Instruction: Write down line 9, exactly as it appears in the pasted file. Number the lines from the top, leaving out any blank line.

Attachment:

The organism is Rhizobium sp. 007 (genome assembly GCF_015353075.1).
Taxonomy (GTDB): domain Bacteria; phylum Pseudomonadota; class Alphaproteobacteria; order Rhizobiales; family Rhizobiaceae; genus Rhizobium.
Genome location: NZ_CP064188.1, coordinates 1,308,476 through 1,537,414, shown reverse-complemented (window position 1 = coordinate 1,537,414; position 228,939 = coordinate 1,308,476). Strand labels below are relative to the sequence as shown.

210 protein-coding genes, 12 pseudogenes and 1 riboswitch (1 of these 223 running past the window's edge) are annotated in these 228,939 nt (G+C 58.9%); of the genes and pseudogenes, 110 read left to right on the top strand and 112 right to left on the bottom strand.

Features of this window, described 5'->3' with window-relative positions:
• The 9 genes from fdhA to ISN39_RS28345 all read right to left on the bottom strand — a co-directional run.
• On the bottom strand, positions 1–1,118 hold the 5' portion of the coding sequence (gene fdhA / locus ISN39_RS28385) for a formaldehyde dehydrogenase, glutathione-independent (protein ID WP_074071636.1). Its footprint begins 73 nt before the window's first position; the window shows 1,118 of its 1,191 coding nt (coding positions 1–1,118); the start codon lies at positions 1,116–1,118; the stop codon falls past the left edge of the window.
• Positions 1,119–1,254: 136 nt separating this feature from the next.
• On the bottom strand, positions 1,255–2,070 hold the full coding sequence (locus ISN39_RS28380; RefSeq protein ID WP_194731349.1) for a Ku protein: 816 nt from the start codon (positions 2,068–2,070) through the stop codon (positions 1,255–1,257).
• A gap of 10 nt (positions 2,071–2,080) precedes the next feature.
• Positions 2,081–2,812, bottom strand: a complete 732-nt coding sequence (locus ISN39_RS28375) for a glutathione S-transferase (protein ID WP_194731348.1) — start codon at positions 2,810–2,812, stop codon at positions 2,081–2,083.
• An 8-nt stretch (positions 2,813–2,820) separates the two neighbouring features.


• On the bottom strand, positions 1,255–2,070 hold the full coding sequence (locus ISN39_RS28380; RefSeq protein ID WP_194731349.1) for a Ku protein: 816 nt from the start codon (positions 2,068–2,070) through the stop codon (positions 1,255–1,257).